Trump told a news conference in London on Tuesday he expected to impose 5 percent tariffs on Mexican imports beginning on Monday, citing the high number of mostly Central American immigrants crossing the US-Mexico border, Presstv Reported.
“We’re going to see if we can do something, but I think it’s more likely that the tariffs go on,” Trump said during a state visit to Britain, describing undocumented immigrants entering the United States as an “invasion.”
“Mexico should step up and stop this onslaught, this invasion into our country,” Trump said.
Republican leaders in the Senate publicly and privately pressed the Trump administration to negotiate a solution with Mexican officials and said the president could face a congressional blockade if he goes through with the levies.
"There is not much support in my conference for tariffs, that's for sure," said Senate Majority Leader Mitch McConnell told reporters on Tuesday.
“Republicans don’t like taxes on American consumers, which is what tariffs are,” said Senator Ron Johnson, chairman of the Senate Homeland Security and Governmental Affairs Committee.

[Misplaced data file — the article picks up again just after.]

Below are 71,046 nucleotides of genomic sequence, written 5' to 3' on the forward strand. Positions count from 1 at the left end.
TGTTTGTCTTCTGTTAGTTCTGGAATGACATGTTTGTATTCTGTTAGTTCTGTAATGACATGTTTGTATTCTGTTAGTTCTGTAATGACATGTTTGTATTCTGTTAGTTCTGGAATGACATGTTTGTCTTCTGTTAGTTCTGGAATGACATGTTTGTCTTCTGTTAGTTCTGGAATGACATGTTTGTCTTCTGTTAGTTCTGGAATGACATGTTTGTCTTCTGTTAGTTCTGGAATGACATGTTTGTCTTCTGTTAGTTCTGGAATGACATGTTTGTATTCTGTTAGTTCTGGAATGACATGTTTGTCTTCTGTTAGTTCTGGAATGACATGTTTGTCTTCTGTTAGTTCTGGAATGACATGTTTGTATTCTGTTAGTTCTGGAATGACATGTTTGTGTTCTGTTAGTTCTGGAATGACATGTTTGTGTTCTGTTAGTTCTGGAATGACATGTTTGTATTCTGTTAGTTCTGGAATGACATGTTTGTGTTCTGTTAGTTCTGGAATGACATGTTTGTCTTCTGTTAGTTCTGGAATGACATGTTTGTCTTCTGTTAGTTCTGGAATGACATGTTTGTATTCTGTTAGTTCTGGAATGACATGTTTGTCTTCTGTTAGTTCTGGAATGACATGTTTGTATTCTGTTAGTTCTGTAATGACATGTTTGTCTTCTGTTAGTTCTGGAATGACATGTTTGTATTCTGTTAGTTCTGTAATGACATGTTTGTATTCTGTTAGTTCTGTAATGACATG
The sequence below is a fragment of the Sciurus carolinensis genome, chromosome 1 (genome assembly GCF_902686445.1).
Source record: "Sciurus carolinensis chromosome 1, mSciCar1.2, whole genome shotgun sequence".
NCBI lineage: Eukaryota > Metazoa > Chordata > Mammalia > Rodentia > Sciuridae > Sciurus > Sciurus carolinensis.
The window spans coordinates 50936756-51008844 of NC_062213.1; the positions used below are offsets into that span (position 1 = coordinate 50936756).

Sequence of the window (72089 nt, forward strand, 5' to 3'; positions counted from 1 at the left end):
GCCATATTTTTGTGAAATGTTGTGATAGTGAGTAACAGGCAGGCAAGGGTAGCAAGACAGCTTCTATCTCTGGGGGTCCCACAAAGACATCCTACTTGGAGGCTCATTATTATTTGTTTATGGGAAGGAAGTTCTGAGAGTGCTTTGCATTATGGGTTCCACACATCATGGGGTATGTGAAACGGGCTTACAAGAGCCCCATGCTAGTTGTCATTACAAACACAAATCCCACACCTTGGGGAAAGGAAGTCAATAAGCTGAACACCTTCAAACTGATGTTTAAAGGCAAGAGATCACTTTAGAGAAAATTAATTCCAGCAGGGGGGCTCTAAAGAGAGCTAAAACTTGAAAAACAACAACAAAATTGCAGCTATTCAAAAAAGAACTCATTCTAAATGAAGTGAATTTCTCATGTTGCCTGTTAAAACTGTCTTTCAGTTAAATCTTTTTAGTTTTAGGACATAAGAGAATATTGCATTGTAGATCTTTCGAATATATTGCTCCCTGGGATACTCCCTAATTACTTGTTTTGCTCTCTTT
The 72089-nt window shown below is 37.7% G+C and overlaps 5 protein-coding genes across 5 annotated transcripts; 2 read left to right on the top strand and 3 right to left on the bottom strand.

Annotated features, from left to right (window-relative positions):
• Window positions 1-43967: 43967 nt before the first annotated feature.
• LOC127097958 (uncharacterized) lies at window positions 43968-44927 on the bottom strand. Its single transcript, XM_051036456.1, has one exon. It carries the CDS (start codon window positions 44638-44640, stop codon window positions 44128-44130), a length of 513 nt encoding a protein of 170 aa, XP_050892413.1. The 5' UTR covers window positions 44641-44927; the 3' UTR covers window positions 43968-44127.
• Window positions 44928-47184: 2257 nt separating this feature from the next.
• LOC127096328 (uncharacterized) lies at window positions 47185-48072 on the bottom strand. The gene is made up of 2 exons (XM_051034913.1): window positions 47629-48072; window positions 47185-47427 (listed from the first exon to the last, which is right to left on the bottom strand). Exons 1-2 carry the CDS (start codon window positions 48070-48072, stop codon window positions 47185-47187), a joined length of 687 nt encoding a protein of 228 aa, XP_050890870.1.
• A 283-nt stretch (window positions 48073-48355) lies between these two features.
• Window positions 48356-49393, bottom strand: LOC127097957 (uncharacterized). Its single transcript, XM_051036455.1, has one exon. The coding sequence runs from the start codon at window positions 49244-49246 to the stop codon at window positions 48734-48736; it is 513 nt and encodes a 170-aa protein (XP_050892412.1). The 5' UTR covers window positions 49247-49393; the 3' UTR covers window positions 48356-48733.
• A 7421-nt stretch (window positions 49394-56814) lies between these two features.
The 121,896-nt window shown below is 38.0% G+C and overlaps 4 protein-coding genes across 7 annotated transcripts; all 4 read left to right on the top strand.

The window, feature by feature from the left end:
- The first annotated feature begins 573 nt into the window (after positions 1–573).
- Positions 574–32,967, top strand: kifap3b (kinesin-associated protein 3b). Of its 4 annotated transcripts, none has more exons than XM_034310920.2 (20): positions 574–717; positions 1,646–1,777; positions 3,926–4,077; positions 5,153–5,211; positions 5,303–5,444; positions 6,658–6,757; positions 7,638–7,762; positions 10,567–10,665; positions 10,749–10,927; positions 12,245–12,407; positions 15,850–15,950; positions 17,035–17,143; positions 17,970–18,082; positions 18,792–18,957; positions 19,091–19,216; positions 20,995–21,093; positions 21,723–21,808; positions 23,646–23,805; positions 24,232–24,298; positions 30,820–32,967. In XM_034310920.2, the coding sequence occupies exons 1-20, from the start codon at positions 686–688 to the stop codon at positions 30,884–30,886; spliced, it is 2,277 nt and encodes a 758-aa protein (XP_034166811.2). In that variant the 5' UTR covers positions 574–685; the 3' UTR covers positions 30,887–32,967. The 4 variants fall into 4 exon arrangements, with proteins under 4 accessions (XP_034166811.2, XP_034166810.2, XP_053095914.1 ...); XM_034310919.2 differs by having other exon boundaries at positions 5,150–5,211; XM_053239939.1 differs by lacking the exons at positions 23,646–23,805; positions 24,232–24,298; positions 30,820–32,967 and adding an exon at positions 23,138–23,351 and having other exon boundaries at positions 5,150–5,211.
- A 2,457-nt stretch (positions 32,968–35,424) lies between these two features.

The president told Republicans not to block his efforts. “I don’t think they will do that. I think if they do, it’s foolish,” he said.
Trump has made combating illegal immigration a cornerstone of his presidency and has promised to build a wall along the US- Mexico border to stop the inflow of Mexican and Central American migrants crossing the border.
A Mexican delegation led by Foreign Minister Marcelo Ebrard will hold negotiations at the White House on Wednesday, hosted by US Vice President Mike Pence.
The tariffs will start at 5 percent and increase monthly until reaching 25 percent in October, unless Mexico takes immediate action on illegal migrants, Trump said last week in a statement posted on the White House website.
The threat has spooked global markets and put the ratification of a three-way trade pact between the two countries and Canada that took over a year to negotiate in doubt.
Mexico exports a broad array of goods to the United States, ranging from cars, auto parts and televisions.
US border agents detained over 98,000 people in April, 60 percent of them consisting of families, the highest monthly level in more than a decade.